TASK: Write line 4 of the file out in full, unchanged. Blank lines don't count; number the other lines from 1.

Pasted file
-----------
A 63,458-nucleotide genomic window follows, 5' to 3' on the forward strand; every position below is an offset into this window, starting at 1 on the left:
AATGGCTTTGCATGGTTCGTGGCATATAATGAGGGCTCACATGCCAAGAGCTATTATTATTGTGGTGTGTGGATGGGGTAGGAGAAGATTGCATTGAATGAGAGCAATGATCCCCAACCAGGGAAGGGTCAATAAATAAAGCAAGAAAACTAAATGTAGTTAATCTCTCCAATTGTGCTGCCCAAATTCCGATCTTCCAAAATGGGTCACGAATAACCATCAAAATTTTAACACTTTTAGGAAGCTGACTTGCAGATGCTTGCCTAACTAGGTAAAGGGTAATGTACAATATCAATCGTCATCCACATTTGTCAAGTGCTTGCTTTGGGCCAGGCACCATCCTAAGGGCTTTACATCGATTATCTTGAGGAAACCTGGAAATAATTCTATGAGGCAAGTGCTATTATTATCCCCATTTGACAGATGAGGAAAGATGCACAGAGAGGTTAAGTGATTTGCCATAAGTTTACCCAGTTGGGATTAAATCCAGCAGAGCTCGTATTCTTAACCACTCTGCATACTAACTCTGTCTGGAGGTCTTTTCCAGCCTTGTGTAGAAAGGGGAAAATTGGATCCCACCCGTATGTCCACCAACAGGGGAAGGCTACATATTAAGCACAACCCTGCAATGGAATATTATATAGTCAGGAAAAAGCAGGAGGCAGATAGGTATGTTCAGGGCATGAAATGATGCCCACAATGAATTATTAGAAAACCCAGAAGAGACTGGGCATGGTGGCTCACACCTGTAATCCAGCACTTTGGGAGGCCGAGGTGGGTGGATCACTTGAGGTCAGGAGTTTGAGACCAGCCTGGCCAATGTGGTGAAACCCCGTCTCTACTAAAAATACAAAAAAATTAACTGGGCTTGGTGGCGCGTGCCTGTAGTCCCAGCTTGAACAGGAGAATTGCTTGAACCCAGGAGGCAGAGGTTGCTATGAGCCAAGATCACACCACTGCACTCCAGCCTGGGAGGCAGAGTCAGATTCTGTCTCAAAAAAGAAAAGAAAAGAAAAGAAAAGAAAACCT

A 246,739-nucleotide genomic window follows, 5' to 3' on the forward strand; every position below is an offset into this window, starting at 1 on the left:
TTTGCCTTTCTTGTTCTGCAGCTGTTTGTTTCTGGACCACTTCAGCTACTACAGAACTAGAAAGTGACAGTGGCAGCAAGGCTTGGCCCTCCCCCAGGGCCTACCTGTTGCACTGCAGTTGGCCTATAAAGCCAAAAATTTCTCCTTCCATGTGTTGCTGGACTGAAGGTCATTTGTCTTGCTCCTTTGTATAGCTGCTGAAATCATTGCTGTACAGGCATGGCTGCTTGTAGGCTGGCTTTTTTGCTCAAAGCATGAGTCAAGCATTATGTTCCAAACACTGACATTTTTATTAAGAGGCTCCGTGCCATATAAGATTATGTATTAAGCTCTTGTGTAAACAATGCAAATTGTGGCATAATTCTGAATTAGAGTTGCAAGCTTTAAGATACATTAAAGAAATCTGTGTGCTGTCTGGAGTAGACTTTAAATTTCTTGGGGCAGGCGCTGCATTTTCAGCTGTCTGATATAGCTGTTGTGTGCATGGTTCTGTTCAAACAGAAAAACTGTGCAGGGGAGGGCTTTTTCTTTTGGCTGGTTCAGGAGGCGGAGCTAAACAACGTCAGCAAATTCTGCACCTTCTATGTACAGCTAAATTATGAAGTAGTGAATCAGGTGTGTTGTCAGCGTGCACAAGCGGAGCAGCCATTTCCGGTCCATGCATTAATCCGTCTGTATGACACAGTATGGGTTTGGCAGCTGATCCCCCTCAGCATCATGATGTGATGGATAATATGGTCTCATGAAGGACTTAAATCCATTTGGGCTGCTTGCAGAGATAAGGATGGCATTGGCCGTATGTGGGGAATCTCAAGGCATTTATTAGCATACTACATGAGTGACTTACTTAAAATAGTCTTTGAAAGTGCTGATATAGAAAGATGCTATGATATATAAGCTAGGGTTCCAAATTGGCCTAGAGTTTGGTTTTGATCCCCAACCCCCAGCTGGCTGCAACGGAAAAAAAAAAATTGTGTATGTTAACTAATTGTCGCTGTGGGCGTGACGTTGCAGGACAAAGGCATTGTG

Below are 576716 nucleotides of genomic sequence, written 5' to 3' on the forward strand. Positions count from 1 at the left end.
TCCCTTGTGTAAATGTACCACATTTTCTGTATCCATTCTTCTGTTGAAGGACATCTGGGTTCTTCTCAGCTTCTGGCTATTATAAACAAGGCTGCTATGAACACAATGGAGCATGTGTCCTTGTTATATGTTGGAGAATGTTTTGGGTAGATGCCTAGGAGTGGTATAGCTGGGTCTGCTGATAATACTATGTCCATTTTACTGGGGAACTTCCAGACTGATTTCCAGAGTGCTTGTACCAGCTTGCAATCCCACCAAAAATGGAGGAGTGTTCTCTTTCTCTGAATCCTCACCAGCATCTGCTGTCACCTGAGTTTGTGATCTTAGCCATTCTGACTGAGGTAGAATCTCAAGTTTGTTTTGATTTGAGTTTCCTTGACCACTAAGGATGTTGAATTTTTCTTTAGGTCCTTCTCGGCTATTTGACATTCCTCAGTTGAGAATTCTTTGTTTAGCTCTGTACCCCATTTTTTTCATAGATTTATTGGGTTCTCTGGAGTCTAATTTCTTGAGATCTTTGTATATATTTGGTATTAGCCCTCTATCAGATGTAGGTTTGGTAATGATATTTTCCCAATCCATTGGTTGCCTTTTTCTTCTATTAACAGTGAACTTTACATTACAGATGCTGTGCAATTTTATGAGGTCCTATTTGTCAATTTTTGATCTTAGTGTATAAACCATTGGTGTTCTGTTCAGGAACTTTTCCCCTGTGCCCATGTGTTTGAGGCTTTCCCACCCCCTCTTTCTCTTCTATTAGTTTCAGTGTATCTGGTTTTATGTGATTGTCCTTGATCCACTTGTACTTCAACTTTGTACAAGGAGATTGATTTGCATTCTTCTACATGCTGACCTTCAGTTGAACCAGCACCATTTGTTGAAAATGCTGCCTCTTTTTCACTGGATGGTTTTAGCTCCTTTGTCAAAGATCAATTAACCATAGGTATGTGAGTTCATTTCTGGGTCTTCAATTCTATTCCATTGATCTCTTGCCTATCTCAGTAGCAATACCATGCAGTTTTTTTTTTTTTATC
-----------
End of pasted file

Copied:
TTTGCCTTTCTTGTTCTGCAGCTGTTTGTTTCTGGACCACTTCAGCTACTACAGAACTAGAAAGTGACAGTGGCAGCAAGGCTTGGCCCTCCCCCAGGGCCTACCTGTTGCACTGCAGTTGGCCTATAAAGCCAAAAATTTCTCCTTCCATGTGTTGCTGGACTGAAGGTCATTTGTCTTGCTCCTTTGTATAGCTGCTGAAATCATTGCTGTACAGGCATGGCTGCTTGTAGGCTGGCTTTTTTGCTCAAAGCATGAGTCAAGCATTATGTTCCAAACACTGACATTTTTATTAAGAGGCTCCGTGCCATATAAGATTATGTATTAAGCTCTTGTGTAAACAATGCAAATTGTGGCATAATTCTGAATTAGAGTTGCAAGCTTTAAGATACATTAAAGAAATCTGTGTGCTGTCTGGAGTAGACTTTAAATTTCTTGGGGCAGGCGCTGCATTTTCAGCTGTCTGATATAGCTGTTGTGTGCATGGTTCTGTTCAAACAGAAAAACTGTGCAGGGGAGGGCTTTTTCTTTTGGCTGGTTCAGGAGGCGGAGCTAAACAACGTCAGCAAATTCTGCACCTTCTATGTACAGCTAAATTATGAAGTAGTGAATCAGGTGTGTTGTCAGCGTGCACAAGCGGAGCAGCCATTTCCGGTCCATGCATTAATCCGTCTGTATGACACAGTATGGGTTTGGCAGCTGATCCCCCTCAGCATCATGATGTGATGGATAATATGGTCTCATGAAGGACTTAAATCCATTTGGGCTGCTTGCAGAGATAAGGATGGCATTGGCCGTATGTGGGGAATCTCAAGGCATTTATTAGCATACTACATGAGTGACTTACTTAAAATAGTCTTTGAAAGTGCTGATATAGAAAGATGCTATGATATATAAGCTAGGGTTCCAAATTGGCCTAGAGTTTGGTTTTGATCCCCAACCCCCAGCTGGCTGCAACGGAAAAAAAAAAATTGTGTATGTTAACTAATTGTCGCTGTGGGCGTGACGTTGCAGGACAAAGGCATTGTG